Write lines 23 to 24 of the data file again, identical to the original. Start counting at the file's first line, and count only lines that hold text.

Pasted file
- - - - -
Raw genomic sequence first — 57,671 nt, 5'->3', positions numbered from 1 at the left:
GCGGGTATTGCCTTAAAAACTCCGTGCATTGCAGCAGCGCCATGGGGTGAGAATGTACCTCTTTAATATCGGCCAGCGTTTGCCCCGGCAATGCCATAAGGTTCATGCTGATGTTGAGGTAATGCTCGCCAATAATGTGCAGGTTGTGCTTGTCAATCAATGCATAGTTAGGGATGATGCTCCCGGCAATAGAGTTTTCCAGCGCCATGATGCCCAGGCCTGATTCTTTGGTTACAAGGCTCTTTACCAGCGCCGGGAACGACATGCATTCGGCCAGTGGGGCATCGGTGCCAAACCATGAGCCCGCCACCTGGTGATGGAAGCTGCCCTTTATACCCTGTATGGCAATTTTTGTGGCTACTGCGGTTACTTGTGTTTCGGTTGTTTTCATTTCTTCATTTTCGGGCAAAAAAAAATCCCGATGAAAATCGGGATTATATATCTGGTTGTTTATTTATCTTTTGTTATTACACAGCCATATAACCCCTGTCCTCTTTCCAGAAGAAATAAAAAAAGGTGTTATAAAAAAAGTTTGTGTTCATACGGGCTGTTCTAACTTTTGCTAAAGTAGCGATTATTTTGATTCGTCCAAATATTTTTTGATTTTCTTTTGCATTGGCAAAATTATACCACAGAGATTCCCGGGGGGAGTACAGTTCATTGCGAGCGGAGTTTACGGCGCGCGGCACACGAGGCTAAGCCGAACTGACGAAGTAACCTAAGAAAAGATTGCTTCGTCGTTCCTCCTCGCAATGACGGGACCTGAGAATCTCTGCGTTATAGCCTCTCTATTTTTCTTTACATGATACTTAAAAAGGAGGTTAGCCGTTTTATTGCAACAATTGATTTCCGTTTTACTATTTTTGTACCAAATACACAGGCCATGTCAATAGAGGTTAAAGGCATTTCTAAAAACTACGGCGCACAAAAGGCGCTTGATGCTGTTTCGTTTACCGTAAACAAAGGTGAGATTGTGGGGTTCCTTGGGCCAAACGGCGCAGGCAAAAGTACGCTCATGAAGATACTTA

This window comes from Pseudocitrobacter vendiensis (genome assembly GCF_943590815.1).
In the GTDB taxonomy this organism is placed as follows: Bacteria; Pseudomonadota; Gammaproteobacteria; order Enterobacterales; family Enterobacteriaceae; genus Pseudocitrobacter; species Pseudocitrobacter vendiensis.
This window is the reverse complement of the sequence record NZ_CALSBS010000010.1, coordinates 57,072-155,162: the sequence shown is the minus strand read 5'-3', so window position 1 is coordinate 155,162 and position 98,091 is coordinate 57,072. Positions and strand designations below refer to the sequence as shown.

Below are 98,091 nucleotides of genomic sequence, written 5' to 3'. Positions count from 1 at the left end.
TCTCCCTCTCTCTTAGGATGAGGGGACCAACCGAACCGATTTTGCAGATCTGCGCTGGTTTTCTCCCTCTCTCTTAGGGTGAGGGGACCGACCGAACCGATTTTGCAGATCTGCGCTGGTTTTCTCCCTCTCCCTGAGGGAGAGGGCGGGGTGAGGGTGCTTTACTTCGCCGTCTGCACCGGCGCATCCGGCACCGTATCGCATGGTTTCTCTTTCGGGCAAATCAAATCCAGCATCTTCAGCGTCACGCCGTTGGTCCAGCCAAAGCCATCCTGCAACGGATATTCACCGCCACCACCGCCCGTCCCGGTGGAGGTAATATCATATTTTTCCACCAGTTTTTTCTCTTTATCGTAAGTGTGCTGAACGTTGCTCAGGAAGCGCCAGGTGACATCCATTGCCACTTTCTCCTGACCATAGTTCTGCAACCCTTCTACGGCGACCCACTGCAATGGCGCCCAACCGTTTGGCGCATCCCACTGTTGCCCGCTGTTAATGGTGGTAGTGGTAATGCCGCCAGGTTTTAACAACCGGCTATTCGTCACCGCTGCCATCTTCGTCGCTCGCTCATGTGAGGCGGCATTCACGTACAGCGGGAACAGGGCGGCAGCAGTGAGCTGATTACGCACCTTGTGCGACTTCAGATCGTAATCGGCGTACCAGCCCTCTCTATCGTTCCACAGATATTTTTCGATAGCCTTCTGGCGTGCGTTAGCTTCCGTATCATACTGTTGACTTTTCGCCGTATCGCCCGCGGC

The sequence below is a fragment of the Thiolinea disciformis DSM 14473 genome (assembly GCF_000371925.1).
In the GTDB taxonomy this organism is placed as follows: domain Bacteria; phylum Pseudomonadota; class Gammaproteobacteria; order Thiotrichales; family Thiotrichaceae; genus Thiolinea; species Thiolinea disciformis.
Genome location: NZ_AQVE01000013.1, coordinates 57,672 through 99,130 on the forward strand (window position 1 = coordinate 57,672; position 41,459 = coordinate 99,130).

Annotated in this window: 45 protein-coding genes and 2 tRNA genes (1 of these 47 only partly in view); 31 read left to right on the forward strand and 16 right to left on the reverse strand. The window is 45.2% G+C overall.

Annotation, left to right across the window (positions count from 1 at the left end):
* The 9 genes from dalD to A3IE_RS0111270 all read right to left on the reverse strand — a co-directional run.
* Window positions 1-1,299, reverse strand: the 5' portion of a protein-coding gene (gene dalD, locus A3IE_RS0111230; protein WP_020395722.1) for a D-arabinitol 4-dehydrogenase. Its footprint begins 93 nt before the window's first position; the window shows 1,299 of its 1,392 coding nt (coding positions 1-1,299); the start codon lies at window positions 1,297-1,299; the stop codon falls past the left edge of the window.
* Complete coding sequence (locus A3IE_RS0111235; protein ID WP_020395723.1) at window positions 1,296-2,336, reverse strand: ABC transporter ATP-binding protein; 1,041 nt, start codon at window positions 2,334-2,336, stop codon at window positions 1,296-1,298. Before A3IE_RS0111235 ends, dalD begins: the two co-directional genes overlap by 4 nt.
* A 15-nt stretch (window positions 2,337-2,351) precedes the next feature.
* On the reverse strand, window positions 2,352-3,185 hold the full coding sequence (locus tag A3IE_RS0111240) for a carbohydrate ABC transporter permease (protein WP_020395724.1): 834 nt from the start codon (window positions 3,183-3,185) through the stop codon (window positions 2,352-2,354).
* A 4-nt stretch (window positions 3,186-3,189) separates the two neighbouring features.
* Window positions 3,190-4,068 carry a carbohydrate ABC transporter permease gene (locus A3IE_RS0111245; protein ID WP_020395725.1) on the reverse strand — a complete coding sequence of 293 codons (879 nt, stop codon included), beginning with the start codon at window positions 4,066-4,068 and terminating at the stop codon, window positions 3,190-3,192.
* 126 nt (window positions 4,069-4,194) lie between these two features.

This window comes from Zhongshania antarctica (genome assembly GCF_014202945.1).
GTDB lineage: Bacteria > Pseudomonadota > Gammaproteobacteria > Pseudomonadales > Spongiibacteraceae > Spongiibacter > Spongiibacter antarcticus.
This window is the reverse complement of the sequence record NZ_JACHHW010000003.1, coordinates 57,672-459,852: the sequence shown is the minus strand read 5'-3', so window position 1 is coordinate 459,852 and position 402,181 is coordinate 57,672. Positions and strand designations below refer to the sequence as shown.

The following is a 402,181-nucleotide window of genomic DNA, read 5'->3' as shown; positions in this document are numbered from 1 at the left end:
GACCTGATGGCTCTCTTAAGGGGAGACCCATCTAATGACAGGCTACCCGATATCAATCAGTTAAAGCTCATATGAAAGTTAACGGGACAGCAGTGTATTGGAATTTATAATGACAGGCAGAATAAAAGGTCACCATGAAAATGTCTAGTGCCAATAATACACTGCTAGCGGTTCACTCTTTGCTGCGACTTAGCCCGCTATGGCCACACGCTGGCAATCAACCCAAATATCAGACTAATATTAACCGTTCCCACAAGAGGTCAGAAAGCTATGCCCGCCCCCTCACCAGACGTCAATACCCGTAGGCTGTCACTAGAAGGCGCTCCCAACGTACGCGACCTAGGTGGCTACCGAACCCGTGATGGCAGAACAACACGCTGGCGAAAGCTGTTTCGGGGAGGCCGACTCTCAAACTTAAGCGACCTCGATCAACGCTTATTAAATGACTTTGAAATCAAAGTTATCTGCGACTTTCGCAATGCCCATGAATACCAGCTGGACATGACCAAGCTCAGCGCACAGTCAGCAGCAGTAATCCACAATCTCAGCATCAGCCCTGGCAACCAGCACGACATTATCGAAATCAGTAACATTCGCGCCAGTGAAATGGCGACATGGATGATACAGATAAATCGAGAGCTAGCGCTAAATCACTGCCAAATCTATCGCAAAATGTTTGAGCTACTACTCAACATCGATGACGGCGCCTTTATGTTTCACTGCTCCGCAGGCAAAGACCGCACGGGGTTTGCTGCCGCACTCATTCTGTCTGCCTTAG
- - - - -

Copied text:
This window is the reverse complement of the sequence record NZ_JACHHW010000003.1, coordinates 57,672-459,852: the sequence shown is the minus strand read 5'-3', so window position 1 is coordinate 459,852 and position 402,181 is coordinate 57,672. Positions and strand designations below refer to the sequence as shown.

The following is a 402,181-nucleotide window of genomic DNA, read 5'->3' as shown; positions in this document are numbered from 1 at the left end: